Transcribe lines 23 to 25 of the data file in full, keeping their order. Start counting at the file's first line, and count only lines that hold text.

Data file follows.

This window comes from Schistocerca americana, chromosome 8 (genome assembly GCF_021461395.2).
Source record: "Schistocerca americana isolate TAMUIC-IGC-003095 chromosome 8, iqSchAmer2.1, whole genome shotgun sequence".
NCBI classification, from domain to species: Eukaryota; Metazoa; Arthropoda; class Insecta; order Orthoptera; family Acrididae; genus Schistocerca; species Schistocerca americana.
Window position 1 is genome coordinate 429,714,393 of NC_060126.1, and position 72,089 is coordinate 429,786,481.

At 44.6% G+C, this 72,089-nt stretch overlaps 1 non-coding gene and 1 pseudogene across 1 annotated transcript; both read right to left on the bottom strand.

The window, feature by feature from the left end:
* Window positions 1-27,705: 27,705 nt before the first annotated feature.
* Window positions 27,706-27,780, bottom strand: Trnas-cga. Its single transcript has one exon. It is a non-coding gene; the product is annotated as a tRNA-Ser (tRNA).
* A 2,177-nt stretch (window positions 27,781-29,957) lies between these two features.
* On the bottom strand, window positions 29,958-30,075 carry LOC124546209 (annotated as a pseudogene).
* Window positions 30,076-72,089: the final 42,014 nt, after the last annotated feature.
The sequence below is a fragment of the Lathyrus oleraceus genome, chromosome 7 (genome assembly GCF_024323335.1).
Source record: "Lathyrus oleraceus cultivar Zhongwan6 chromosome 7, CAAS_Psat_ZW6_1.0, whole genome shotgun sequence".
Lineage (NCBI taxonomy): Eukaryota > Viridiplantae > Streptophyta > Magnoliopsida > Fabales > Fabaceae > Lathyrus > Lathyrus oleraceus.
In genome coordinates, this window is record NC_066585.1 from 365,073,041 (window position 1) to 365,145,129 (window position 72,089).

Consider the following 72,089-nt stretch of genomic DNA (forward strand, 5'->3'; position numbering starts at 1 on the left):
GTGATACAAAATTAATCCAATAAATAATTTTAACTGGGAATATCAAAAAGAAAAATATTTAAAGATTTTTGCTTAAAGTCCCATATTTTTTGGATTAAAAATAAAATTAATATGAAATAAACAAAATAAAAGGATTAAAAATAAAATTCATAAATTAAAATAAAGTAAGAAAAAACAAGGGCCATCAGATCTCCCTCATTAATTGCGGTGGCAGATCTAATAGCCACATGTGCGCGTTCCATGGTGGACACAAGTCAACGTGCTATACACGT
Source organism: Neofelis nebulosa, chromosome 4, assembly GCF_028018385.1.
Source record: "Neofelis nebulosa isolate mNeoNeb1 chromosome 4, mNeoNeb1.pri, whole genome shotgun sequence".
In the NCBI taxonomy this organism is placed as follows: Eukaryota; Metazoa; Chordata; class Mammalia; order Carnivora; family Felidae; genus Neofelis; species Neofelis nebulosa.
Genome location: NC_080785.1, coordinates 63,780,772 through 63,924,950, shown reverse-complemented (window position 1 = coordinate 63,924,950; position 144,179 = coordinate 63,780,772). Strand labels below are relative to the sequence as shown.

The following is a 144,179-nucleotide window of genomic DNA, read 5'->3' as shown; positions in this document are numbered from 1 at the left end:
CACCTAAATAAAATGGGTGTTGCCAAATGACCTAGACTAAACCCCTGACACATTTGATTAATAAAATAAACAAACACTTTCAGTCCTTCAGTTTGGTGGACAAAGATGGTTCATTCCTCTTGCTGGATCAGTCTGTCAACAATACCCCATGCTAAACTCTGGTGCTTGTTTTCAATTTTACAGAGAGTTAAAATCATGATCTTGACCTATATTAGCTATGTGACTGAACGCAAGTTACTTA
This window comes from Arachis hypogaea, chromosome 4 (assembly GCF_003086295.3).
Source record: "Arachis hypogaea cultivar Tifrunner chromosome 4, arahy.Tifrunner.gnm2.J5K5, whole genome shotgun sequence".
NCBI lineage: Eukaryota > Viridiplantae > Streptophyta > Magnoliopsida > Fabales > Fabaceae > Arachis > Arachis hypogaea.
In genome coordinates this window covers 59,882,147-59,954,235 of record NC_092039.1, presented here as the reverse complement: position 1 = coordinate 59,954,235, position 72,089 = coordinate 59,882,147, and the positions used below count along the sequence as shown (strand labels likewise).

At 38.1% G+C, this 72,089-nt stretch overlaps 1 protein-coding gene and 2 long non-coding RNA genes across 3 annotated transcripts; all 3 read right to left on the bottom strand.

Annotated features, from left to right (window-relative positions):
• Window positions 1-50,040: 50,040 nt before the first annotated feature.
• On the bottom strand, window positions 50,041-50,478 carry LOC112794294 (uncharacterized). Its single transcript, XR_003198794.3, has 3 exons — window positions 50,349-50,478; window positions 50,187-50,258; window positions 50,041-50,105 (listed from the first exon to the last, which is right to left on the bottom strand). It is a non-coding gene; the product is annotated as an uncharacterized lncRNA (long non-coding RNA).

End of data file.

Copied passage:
CACCTAAATAAAATGGGTGTTGCCAAATGACCTAGACTAAACCCCTGACACATTTGATTAATAAAATAAACAAACACTTTCAGTCCTTCAGTTTGGTGGACAAAGATGGTTCATTCCTCTTGCTGGATCAGTCTGTCAACAATACCCCATGCTAAACTCTGGTGCTTGTTTTCAATTTTACAGAGAGTTAAAATCATGATCTTGACCTATATTAGCTATGTGACTGAACGCAAGTTACTTA
This window comes from Arachis hypogaea, chromosome 4 (assembly GCF_003086295.3).
Source record: "Arachis hypogaea cultivar Tifrunner chromosome 4, arahy.Tifrunner.gnm2.J5K5, whole genome shotgun sequence".